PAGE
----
Short story writing p1

READERSVOICE.COM aims to sample from a few interesting oldish books. Most of them are out of print and some are even forgotten. This issue features Write from the Beginning, a book on how to write short stories, by Eileen Molver, Marie Thorpe, and Janet Nicholson. (Published 1990, for The Writing School, Victoria.) It’s well worth tracking down. Here are a couple of samples from the book.

The authors tell the difference between an incident and a short story:

 Beginner writers sometimes have difficulty in differentiating between an incident and a short story. We have said that a short story is a complete episode. An incident, on the other hand, is an occurrence without any follow through. It may well be a dramatic or interesting occurrence, but unless it causes a change in the character involved, enabling him or her to resolve a problem or achieve a purpose, it remains merely an incident.

An incident that may have happened to you, or a friend, can be a springboard that you can use to expand into a short story, but on its own simply remains an open-ended circumstance.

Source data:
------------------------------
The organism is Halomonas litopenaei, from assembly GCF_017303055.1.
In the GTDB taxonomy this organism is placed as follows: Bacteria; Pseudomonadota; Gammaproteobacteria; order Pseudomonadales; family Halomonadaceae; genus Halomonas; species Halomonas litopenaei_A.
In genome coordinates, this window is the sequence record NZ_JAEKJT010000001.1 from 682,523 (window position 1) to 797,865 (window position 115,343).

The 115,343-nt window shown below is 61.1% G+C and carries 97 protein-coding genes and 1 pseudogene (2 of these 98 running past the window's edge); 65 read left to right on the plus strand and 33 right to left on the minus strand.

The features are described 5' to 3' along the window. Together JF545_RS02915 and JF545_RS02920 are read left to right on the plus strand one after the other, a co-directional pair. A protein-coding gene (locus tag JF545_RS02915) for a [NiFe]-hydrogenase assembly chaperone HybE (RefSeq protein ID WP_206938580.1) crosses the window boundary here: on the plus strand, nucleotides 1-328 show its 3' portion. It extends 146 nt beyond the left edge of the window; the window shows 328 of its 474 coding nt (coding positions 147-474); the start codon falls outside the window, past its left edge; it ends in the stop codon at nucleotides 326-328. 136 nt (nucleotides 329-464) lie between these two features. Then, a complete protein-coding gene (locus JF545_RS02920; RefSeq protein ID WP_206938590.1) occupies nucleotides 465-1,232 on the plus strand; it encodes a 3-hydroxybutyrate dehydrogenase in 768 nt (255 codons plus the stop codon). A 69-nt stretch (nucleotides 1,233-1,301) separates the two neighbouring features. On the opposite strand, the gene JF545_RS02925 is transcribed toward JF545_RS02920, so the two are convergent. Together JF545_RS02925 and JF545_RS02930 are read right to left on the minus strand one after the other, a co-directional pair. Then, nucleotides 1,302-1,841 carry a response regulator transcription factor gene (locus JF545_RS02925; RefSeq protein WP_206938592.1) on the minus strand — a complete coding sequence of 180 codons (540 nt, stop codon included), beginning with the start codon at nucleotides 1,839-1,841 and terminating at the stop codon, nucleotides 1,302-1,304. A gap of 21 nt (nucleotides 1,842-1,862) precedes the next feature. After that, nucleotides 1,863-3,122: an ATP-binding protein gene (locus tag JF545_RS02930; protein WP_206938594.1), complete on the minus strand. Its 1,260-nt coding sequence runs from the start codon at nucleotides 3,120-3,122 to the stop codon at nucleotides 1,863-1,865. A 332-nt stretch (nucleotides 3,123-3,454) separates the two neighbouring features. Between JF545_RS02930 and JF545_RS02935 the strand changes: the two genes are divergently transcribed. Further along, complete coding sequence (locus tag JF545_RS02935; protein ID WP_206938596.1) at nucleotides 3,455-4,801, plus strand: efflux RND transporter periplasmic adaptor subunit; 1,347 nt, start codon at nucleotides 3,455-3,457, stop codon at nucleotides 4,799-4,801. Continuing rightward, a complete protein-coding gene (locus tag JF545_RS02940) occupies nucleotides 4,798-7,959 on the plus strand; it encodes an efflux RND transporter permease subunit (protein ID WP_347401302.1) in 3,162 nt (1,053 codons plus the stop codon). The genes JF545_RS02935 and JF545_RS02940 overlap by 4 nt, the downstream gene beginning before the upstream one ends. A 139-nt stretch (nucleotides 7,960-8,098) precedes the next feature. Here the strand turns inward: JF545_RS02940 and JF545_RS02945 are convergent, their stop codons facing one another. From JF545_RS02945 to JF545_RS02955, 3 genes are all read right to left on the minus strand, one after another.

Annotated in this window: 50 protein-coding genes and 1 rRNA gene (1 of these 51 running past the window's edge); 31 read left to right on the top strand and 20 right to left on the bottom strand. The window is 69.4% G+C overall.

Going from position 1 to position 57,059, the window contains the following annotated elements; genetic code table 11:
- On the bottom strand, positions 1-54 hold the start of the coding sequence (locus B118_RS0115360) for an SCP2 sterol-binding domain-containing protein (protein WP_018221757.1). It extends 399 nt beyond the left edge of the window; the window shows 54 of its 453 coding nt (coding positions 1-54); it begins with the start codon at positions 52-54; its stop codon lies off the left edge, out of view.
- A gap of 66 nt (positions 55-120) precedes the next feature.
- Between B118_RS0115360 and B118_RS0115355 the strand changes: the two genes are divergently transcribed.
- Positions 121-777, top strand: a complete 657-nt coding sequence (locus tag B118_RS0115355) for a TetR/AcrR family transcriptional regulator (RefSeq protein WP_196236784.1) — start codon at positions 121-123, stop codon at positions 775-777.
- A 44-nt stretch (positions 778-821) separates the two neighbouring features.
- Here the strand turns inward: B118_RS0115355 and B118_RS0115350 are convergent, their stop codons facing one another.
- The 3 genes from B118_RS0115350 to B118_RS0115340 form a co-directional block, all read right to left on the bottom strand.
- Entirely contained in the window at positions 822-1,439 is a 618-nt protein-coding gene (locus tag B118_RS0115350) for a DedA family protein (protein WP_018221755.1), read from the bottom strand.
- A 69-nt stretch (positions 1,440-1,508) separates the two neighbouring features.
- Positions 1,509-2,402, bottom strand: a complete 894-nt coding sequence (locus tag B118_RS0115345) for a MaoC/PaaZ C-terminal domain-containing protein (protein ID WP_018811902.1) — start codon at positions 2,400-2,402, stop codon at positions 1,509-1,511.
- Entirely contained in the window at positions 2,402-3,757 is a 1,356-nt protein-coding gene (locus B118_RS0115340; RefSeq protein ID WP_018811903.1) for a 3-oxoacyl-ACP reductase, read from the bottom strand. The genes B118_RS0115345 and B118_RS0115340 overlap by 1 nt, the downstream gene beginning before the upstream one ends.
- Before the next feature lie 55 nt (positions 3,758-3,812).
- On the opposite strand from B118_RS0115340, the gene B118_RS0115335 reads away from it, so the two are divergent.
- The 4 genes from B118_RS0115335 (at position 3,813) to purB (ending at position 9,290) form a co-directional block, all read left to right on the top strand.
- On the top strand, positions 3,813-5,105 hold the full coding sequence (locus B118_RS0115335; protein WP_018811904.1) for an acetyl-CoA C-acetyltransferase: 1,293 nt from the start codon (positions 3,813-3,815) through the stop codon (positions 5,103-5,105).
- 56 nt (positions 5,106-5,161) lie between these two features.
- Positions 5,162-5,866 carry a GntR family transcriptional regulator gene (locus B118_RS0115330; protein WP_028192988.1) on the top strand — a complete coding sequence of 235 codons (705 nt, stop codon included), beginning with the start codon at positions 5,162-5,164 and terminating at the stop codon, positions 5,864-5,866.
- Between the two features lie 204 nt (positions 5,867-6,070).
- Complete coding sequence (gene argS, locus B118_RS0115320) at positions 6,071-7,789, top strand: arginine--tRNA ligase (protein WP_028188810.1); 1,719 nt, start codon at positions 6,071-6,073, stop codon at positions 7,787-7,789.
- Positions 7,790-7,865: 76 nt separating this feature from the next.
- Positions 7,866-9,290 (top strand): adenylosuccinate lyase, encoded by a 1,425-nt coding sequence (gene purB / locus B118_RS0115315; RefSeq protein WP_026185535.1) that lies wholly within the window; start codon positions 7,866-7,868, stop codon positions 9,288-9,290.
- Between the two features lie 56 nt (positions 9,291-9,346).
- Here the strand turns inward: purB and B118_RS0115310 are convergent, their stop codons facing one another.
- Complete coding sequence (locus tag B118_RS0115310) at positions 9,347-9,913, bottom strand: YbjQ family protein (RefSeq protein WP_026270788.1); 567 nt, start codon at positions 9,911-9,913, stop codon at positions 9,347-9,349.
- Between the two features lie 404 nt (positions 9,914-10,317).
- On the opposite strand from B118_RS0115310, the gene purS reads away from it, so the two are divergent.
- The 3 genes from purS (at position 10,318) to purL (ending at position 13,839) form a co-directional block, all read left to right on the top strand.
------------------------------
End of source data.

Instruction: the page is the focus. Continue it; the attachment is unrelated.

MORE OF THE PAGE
If a character slips in the street and breaks an arm, is taken to hospital, has his arm set, is discharged and goes home, no matter how much description you may include of the hospital, the character’s thoughts, the nurses, and the hospital routine, this is still only an incident.

If you character breaks an arm, is taken to hospital, is treated by his ex girlfriend from whom he parted because they had arguments about her shifts and dedication to her work; if seeing her under these circumstances he suddenly realises that people like her are doing a vital and important job, admits his mistake and asks her if they can try again – you have a short story, a complete tale containing plot, values, a M.C. [main character] who experiences an emotional change, and a hopeful, credible ending.

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